“Time to roll our sleeves up and get to work.”
I’d like to think this my first thought when I saw the election results, but it wasn’t. No, it was to call my Mom and tell her an only sort-of-funny joke I had thought of. She picked up, and I said, “I know we talked yesterday, but I figured I’d make a phone call under President Trump.” My mom laughed in that I-can’t-believe-it kind of way, and I walked home.
I turned on the news the next morning and saw our president-elect sitting in the White House, speaking with Obama. I realized I would be waking up every morning and getting in bed every night in Trump’s America. My joke seemed less funny.
The sexual predator and late-night tweeter who never ran for city council, the man I saw as a strange fluke in the election, would soon be running the country.
I thought about how terrible it was that my first reaction was to make a joke of it all, a reaction that came because white males never were a talking point in a Trump rally but rather a demographic more likely to be present at one. My reaction differed greatly from my friends who are currently worried about what their future holds, communities that fear they are no longer welcome in the very country they thought of as home.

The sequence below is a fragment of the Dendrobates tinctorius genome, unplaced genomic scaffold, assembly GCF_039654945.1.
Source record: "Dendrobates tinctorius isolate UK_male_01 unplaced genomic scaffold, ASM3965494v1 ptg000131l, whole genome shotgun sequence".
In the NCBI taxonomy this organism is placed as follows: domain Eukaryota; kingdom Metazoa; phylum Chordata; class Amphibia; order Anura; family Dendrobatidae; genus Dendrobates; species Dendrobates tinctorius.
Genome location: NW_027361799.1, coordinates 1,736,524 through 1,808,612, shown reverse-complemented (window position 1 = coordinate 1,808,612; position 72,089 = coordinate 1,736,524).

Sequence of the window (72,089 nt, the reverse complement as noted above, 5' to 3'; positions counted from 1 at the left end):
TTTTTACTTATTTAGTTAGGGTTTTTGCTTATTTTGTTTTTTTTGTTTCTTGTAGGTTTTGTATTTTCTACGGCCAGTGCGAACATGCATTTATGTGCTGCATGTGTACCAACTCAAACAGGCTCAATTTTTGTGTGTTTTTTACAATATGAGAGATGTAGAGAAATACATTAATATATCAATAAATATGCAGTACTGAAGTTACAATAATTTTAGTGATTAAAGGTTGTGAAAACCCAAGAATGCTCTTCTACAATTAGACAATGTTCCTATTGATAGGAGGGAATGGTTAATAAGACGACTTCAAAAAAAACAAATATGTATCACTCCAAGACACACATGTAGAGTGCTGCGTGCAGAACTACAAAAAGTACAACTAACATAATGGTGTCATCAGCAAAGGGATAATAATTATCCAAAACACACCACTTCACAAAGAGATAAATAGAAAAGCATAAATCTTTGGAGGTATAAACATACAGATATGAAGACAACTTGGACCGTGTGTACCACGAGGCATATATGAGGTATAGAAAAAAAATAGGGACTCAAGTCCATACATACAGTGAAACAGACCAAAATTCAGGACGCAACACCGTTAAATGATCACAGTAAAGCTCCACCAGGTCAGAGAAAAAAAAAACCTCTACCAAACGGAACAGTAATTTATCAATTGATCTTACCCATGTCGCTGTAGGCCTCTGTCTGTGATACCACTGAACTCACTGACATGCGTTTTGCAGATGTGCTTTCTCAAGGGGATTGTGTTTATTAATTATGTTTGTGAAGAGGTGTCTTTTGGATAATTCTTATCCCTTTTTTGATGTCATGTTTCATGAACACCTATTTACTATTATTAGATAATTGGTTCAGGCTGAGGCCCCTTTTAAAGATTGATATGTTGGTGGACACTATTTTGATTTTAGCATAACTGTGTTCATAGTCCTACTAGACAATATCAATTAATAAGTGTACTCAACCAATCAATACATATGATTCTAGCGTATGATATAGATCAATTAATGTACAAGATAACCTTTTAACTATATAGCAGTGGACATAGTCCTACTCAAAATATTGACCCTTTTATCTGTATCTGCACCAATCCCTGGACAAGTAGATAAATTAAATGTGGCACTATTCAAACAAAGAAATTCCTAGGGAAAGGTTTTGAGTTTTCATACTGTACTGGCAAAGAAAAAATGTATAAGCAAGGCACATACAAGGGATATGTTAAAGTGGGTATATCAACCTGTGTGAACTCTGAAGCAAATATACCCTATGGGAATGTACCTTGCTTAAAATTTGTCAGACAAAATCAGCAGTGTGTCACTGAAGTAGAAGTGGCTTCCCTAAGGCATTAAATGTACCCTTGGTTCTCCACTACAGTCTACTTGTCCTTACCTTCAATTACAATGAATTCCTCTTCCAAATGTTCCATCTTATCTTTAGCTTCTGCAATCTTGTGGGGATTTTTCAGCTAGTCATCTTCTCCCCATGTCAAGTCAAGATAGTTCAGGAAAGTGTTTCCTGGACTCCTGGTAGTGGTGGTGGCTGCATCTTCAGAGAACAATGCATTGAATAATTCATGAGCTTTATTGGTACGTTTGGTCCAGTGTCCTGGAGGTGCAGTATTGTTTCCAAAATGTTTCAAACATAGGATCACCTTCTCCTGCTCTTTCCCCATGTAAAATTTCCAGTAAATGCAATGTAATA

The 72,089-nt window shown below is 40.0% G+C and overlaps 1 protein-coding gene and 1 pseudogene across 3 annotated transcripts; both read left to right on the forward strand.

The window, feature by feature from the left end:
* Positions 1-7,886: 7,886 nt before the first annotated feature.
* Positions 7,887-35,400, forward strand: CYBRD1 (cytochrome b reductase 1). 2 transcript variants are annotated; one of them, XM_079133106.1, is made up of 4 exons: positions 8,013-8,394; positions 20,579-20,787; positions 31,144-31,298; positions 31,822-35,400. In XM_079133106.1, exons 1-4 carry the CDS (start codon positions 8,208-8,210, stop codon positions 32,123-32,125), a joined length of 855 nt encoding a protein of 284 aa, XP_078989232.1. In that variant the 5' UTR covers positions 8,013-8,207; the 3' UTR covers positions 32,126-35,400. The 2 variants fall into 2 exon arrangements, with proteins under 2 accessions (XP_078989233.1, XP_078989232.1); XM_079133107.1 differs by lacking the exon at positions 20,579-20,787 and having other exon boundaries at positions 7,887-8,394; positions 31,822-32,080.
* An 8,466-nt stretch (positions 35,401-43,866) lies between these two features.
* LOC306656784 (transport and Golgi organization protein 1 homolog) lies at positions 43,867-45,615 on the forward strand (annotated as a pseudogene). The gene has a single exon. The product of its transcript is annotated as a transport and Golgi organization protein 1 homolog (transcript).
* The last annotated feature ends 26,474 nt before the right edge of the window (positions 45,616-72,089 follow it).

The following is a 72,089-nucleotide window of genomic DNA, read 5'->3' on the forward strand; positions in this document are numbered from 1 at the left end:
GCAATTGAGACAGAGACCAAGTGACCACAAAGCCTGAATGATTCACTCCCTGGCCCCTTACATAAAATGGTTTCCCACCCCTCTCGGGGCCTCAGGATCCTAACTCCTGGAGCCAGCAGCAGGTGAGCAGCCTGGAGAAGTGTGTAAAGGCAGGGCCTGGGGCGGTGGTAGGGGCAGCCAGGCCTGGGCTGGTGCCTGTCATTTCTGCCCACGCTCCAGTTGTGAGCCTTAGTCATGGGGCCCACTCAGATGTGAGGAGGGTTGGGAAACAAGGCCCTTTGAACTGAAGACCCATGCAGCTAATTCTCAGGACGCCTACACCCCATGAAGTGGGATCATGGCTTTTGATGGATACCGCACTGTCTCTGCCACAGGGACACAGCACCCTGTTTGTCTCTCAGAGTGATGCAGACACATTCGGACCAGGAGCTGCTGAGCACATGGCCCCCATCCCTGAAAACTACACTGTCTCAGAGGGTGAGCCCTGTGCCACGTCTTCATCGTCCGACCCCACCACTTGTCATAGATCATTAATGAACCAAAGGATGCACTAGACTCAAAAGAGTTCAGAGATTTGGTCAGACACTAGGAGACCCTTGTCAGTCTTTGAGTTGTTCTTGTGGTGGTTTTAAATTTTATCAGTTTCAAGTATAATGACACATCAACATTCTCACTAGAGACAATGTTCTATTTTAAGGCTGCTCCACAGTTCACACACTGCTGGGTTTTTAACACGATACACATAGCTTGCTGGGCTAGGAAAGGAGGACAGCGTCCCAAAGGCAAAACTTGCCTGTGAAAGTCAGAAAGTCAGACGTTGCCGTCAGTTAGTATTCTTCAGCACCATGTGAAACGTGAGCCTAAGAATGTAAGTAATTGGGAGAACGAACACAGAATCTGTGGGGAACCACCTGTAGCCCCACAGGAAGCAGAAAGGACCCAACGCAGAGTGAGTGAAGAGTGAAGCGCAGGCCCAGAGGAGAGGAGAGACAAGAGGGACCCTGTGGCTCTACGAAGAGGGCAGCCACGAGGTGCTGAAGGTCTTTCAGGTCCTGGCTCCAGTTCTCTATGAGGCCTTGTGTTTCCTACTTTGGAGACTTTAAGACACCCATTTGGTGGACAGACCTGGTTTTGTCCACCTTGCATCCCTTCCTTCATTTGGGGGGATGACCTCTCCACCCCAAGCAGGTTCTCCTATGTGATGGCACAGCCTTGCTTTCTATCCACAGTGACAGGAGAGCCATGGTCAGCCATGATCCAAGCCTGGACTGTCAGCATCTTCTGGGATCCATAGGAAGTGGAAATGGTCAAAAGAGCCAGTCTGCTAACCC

I still couldn’t get over seeing Trump in the Oval Office when it went to commercial. It seemed like some weird comedy skit playing on the Trump-as-president joke around since the Simpsons covered it in 2000. Obama comes back in after leaving the keys to the White House with Donald and says, “you can leave now,” but Donald just kind of stands there with a stupid grin on his face and everyone laughs. Then Obama insists, and you think that’s the part where Donald says “Ok, I just always imagined what it’d be like.” Donald walks out and the skit ends.
Then you realize he’s not leaving.
This is when I started thinking about rolling up my sleeves.
Trump will be our president. For those who currently don’t see a light or have seen that light dimmed immensely, at least look at how the loss was handled by Obama and Clinton — a class act in a dark election.
This wish for success to Trump by Obama and Clinton comes with a caveat, though. As I write this, friends of mine are in downtown Portland chanting “not my president.” I urge us to see this and treat this as a statement made by anyone passionate enough to demand their leaders be held accountable, Republican and Democrat.
Our country may have voted for him, but that doesn’t mean we defend the new administration going forward. Trump will be our president, and with that comes the necessity for everyone to call President Trump out over the next four years, most importantly if and when he begins to sound like he’s #notourpresident.
Alex Ritsema is a senior history major and can be reached at firstname.lastname@example.org.